Every year when the calendar claims it is spring, we usually have snow on the ground and solid ice covering the lake. Today, the sun is shining and it’s 70 degrees outside, there is almost no snow, and there is some open water in the cove. It’s hardly surprising that we feel a bit confused. A couple of days ago, when I could not tolerate another minute indoors, I got the bamboo rake out of the basement and started raking the lawn. Something was missing, though, when I realized I was not hearing the harsh, abrupt FEE bee call of the eastern phoebe, one of the first spring migrants to arrive. Then I remembered that it’s only March, and phoebe is not expected in our yard until April. Goldfinches were making happy chittering sounds, and I heard the sweet, drawn-out DeeeDeee call of the chickadee, but there was no phoebe.

Our neighborhood crows are enjoying sailing on the mild breeze over our yard. One crow calls from the top of the big pine, sounding more like a child imitating a crow than the real thing. When another crow calls from somewhere up on the hill, the one in the pine spreads its wings, falls forward into the air, and glides away. A pine siskin calls from high in another pine tree, a rising zreeee sound, and from the direction of the woods I hear a red-breasted nuthatch calling its nasal beep beep.

Several times in recent weeks, folks have told me they have seen large flocks of waxwings, both cedar and Bohemian, but when I went to look for them I had no luck. Birds have a way of appearing when we least expect them, though. A week or so ago, I went for a walk up the ridge, bundled up in my winter jacket, wind pants, hat, and mittens. A familiar high pitched call, a thin buzzy zeeeee…zeeeee, made me look up and, in the tree above me, there was a flock of cedar waxwings.

Cedar waxwings live only in the Western Hemisphere, and can be found in Maine year round. Highly social and nomadic, they live and travel in flocks, and are attracted to areas with abundant crops of the berries and fruits that make up as much as seventy percent of their diet. During the warm months, and into early fall, they breed across the continent from the Atlantic to the Pacific, from Canada to the mountains of northern Georgia. In winter, they move out of the northernmost parts of their range in search of food, sometimes flying as far as South America.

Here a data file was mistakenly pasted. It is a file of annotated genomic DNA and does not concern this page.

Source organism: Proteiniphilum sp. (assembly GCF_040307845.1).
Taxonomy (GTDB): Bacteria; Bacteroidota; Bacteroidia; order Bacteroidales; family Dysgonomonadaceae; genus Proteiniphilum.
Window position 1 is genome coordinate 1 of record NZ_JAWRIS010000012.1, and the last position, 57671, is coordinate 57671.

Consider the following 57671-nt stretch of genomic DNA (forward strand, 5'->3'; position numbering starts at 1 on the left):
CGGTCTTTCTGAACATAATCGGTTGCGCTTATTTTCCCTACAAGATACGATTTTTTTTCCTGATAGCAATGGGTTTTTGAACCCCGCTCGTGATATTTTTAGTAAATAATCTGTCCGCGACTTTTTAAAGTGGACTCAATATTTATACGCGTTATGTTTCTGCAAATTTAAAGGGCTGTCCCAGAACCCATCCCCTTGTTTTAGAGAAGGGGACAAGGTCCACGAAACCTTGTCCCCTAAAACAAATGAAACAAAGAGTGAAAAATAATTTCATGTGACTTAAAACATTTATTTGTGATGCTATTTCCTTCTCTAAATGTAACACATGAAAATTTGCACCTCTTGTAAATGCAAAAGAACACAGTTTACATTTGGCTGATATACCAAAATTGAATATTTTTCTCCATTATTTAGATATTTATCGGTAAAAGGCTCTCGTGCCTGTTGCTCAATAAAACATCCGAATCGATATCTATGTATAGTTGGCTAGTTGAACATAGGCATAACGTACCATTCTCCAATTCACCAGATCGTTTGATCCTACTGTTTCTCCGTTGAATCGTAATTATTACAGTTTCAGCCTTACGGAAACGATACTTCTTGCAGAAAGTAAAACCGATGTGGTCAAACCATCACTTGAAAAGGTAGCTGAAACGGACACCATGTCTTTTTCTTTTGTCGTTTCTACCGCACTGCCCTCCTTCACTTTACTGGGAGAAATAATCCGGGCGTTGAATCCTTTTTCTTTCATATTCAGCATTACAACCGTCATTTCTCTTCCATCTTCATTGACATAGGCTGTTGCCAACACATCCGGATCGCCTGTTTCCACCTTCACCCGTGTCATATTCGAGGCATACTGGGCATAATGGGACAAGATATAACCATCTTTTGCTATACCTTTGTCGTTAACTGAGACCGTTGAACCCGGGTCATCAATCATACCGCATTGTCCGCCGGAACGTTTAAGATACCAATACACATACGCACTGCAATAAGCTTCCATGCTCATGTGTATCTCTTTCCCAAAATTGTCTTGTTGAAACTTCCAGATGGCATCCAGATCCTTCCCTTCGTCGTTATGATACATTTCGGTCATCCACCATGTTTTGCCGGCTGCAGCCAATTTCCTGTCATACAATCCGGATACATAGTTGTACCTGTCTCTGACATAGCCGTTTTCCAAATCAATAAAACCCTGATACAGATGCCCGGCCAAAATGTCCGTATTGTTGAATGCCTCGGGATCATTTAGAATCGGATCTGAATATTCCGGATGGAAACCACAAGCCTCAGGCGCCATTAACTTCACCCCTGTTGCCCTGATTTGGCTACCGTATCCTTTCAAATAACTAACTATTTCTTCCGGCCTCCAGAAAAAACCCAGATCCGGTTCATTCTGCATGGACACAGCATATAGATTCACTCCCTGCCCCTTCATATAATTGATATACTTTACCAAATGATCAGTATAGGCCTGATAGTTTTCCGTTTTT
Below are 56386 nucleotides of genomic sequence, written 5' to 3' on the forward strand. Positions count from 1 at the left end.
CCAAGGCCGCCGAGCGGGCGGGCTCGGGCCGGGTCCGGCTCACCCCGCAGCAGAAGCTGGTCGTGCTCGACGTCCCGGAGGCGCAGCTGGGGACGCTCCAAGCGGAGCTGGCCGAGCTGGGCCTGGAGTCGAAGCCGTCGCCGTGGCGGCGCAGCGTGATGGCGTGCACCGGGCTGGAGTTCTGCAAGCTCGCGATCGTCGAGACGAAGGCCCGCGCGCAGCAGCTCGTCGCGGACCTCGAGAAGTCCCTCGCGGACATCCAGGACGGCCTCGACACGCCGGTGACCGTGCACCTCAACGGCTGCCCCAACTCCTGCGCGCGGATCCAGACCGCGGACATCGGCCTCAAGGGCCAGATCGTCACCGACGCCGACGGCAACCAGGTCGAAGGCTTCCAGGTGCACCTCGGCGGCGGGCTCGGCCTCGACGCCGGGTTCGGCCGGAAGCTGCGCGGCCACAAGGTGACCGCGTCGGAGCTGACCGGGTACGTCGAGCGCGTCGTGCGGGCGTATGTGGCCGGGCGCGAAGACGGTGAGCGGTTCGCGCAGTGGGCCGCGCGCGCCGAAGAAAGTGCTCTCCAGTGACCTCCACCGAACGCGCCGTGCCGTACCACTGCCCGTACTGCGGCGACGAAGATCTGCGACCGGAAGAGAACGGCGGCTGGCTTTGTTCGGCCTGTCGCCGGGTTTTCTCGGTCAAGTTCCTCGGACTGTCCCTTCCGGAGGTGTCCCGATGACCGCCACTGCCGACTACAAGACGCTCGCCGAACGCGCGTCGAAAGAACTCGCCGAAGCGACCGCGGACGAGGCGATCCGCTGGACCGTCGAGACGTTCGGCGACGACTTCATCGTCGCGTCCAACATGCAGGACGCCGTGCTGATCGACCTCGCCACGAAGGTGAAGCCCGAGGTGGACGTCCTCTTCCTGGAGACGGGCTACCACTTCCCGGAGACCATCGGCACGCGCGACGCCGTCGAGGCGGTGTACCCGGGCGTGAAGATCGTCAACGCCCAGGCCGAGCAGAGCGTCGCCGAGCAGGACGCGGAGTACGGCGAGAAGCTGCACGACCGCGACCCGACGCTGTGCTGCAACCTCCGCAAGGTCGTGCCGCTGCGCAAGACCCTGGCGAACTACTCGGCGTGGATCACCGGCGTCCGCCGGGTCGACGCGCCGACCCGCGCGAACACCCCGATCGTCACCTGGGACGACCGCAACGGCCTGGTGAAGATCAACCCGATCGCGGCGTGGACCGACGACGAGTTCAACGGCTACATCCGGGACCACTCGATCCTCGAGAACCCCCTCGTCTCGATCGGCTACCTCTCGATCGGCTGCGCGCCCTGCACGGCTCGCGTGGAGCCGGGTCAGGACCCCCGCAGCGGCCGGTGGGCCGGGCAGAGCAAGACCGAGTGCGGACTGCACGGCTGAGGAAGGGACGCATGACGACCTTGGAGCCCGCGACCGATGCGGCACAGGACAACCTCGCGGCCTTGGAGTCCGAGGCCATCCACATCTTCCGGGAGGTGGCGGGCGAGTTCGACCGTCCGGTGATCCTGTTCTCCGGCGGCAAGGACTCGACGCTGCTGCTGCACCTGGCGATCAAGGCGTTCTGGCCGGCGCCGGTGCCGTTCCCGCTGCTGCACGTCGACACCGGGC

Sleek brown and gray, the cedar waxwing has a crest, a pale yellow belly, a black mask around the eyes, and a bright yellow band at the end of the tail. The undertail feathers are whitish. The bird’s elegance, and the silky smoothness of its feathers, makes it one of my favorites. The name waxwing refers to the waxy red tips on some secondary wing feathers, that are actually extensions of the feather shaft. Some years ago, Canadian scientists D. James Mountjoy and Raleigh Robertson determined that the number of waxy red feather tips varies among individual birds. Older birds usually have more red tips, tend to nest earlier, produce larger clutches, and fledge more young, while birds with fewer red feather tips tend to be younger and less experienced. Birds choose mates who have a similar number of red tips, so it’s possible the number of red feather tips may function as an easy-to-see status symbol for cedar waxwings, as they scan the flock in winter for potential mates.

One of the things we love about cedar waxwings is their unpredictability, showing up when we least expect them and departing just as suddenly. Like the waxwings, this unseasonably warm spring weather has arrived unexpectedly, and we wonder if it is here to stay, or if it will soon disappear. It’s only March, but it’s 70 degrees outside and there is open water in the cove. To add to the confusion, we heard phoebe calling in our yard this afternoon, two or three weeks ahead of schedule.

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